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I have inherited some code from a guy whose favorite past time was to shorten every line to its absolute minimum (and sometimes only to make it look cool). His code is hard to understand but I managed to understand (and rewrite) most of it.

Now I have stumbled on a piece of code which, no matter how hard I try, I cannot understand.

my @heads = grep {s/\.txt$//} OSA::Fast::IO::Ls->ls($SysKey,'fo','osr/tiparlo',qr{^\d+\.txt$}) || ();
my @selected_heads = ();
for my $i (0..1) {
   $selected_heads[$i] = int rand scalar @heads;
   for my $j (0..@heads-1) {
      last if (!grep $j eq $_, @selected_heads[0..$i-1]);
      $selected_heads[$i] = ($selected_heads[$i] + 1) % @heads; #WTF?
   }
   my $head_nr = sprintf "%04d", $i;
   OSA::Fast::IO::Cp->cp($SysKey,'',"osr/tiparlo/$heads[$selected_heads[$i]].txt","$recdir/heads/$head_nr.txt");
   OSA::Fast::IO::Cp->cp($SysKey,'',"osr/tiparlo/$heads[$selected_heads[$i]].cache","$recdir/heads/$head_nr.cache");
}

From what I can understand, this is supposed to be some kind of randomizer, but I never saw a more complex way to achieve randomness. Or are my assumptions wrong? At least, that's what this code is supposed to do. Select 2 random files and copy them.

=== NOTES ===

The OSA Framework is a Framework of our own. They are named after their UNIX counterparts and do some basic testing so that the application does not need to bother with that.

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1  
Perl::Tidy is a nice tool to reformat code. :) –  brian d foy Apr 23 '10 at 15:38

5 Answers 5

up vote 12 down vote accepted

This looks like some C code with Perl syntax. Sometimes knowing the language the person is thinking in helps you figure out what's going on. In this case, the person's brain is infected with the inner workings of memory management, pointer arithmetic, and other low level concerns, so he wants to minutely control everything:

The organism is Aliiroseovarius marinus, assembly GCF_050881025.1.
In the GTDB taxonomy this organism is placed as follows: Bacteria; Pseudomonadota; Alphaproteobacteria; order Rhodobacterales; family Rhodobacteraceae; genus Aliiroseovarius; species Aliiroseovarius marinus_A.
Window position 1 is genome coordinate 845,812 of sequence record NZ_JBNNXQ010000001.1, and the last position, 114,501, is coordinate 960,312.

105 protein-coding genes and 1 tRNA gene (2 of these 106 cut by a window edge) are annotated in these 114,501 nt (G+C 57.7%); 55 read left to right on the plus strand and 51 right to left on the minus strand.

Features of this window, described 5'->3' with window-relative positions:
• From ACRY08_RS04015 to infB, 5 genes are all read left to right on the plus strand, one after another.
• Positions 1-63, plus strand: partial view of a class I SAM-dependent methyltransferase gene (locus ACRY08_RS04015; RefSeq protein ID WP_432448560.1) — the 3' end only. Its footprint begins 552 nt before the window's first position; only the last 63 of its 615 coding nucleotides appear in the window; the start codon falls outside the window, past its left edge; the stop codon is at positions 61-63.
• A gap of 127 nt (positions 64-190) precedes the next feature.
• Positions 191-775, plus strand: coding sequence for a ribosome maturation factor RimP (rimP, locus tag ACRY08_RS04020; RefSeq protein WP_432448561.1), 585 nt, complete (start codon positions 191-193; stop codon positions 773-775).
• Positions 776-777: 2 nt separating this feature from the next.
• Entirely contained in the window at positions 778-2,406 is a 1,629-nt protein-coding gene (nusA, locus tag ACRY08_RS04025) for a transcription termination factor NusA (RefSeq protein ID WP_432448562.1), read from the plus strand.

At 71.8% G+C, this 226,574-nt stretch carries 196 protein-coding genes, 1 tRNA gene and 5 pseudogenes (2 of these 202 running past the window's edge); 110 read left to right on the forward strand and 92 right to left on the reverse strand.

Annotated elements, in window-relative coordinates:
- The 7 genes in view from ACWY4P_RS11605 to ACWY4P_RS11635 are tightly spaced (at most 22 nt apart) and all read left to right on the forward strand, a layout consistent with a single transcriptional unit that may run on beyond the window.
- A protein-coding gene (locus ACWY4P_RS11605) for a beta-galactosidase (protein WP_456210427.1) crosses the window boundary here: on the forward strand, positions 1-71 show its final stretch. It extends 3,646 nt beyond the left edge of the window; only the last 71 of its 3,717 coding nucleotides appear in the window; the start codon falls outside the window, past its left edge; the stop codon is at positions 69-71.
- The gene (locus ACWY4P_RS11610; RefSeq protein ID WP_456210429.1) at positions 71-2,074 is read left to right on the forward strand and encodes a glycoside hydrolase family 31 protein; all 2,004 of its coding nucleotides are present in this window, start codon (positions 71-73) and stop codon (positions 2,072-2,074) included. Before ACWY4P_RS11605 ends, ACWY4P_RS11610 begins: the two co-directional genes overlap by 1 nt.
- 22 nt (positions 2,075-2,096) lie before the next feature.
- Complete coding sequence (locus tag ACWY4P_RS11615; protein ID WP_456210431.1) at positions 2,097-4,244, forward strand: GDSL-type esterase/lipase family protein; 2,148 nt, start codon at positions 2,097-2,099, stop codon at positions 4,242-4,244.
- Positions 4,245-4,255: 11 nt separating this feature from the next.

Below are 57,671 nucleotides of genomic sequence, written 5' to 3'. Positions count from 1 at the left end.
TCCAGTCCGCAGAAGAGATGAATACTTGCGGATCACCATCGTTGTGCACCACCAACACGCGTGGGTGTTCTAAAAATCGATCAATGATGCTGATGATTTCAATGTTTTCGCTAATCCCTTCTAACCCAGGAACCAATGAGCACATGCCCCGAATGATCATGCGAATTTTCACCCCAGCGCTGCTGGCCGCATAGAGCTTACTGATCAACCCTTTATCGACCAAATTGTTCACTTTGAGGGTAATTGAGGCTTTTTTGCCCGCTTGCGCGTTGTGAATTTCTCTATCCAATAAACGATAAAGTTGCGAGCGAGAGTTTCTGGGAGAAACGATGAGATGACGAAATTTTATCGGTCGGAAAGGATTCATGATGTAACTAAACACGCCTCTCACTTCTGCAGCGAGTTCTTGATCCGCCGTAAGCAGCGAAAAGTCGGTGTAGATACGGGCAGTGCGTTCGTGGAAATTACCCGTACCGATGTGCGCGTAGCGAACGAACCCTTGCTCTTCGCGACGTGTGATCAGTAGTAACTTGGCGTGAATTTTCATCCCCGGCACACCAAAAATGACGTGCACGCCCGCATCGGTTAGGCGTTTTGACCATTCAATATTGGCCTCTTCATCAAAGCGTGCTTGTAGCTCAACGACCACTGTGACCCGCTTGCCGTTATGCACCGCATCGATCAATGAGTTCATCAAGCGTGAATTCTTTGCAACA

my @selected_heads = ();

# a tricky way to make a two element array
for my $i (0..1) {

   # choose a random file
   $selected_heads[$i] = int rand @heads;

   # for all the files (could use $#heads instead)
   for my $j (0..@heads-1) {
      # stop if the chosen file is not already in @selected_heads
      # it's that damned ! in front of the grep that's mind-warping
      last if (!grep $j eq $_, @selected_heads[0..$i-1]);

      # if we are this far, the two files we selected are the same
      # choose a different file if we're this far
      $selected_heads[$i] = ($selected_heads[$i] + 1) % @heads; #WTF?
   }

...
}

This is a lot of work because the original programmer either doesn't understand hashes or doesn't like them.

my %selected_heads;
until( keys %selected_heads == 2 )
    {
    my $try = int rand @heads;
    redo if exists $selected_heads{$try};
    $selected_heads{$try}++;
    }

my @selected_heads = keys %selected_heads;

If you still hate hashes and have Perl 5.10 or later, you can use smart-matching to check if a value is in an array:

my @selected_heads;
until( @selected_heads == 2 )
    {
    my $try = int rand @heads;
    redo if $try ~~ @selected_heads;
    push @selected_heads, $try;
    }

However, you have a special constraint on this problem. Since you know there are only two elements, you just have to check if the element you want to add is the prior element. In the first case it won't be undef, so the first addition always works. In the second case, it just can't be the last element in the array:

my @selected_heads;
until( @selected_heads == 2 )
    {